Freeman McNeil
Personal Information
Running back
Jersey #(s)
Born: April 22 1959 (1959-04-22) (age 61) in Jackson, Mississippi
Birthplace: {{{birthplace}}}
Career information
Year(s) 19811992
NFL Draft 1981 / Round: 1 / Pick: 3
NFL Supplemental Draft / Pick:
College UCLA
Professional teams
Career stats
Rushing Yards 8,074 Rush Yards
Average 4.5 YPR
Touchdowns 38 TDs
Stats at
Career highlights and awards

Freeman McNeil (born April 22, 1959 in Jackson, Mississippi) is a former professional American football player who was selected by the New York Jets in the 1st round (3rd overall) of the 1981 NFL Draft.

After leading Banning High School to the Los Angeles City football title, the 5'11", 214 lbs. running back attended UCLA, where he was a two time all Pac-10 selection. In his final game*, he caught a deflected pass from quarterback Jay Schroeder that was tipped by USC defensive back Jeff Fisher and went 57 yards for the winning touchdown with two minutes left in the Bruins' 20-17 win.

McNeil played in 12 NFL seasons for the Jets from 1981-1992. During the mid to late 1980s he was a member of the Jets' "Two Headed Monster" backfield along with teammate Johnny Hector, a tandem that ranked among the league's elite. When he retired he was the Jets all-time leading rusher with 8,074 yards; he was surpassed by Curtis Martin and currently ranks second in Jets team history. In 1982, McNeil led the NFL in rushing with 786 yards. He is one of a few running backs in NFL history to average 4.0 yards per carry in every season he played.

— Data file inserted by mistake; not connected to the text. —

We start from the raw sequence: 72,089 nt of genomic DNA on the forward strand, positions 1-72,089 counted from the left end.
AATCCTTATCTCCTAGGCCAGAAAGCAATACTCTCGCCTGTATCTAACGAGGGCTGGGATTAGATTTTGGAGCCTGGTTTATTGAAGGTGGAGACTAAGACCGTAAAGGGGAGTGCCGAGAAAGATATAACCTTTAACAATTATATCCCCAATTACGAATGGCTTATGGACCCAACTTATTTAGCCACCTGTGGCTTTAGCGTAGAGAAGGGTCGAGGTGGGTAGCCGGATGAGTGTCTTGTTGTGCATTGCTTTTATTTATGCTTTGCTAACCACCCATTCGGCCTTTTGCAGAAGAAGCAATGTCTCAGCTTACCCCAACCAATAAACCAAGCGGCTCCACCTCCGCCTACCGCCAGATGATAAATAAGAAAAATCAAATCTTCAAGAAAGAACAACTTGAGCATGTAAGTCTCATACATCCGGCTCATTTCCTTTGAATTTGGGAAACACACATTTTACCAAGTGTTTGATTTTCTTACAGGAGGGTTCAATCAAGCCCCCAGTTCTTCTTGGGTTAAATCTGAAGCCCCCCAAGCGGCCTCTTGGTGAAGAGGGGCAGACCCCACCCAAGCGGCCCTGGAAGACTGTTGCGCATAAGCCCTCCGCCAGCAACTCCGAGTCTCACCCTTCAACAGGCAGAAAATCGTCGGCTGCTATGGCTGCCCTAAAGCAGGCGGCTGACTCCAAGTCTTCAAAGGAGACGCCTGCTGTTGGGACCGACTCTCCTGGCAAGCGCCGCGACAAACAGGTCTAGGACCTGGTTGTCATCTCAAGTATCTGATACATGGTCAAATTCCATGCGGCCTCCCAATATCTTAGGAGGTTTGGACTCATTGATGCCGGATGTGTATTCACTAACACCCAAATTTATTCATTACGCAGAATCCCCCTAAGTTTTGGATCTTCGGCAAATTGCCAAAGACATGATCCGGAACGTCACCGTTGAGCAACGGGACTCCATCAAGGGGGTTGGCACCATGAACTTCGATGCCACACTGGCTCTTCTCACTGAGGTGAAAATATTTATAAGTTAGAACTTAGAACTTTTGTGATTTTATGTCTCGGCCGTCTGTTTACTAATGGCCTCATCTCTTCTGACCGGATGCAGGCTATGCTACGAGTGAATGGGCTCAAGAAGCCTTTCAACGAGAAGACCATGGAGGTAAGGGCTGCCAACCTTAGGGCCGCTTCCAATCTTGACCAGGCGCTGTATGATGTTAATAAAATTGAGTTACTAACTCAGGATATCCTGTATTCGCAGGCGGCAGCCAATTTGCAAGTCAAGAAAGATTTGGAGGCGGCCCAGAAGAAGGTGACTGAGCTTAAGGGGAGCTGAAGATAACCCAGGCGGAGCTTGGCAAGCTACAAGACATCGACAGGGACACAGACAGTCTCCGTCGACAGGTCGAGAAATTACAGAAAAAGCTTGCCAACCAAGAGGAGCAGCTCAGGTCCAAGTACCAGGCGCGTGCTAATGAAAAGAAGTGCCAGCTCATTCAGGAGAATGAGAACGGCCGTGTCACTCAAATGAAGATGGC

In 1990-1992 McNeil was the lead plaintiff in a case won by jury verdict that struck down the NFL's Plan B free agency system, under which teams could protect 37 players. McNeil and the seven other plaintiffs were among the protected players listed by their teams. The system was deemed too restrictive and a violation of antitrust laws. However, Freeman was not one of the four plaintiffs awarded damages.[1] The suit is considered a major step in the achievement of free agency rights by the Players Association.[2]

In 2005, he was inducted into the Nassau County Sports Hall of Fame. Freeman currently lives in Huntington, NY on Long Island.

References[edit | edit source]

  1. Jarrett Bell (April 3, 2011). Freeman McNeil sees history repeating in NFL labor dispute. USA Today. Retrieved on October 14, 2011.
  2. Associated Press (March 3, 2011). NFL labor history since 1968. ESPN. Archived from the original on September 27, 2011. Retrieved on October 14, 2011.

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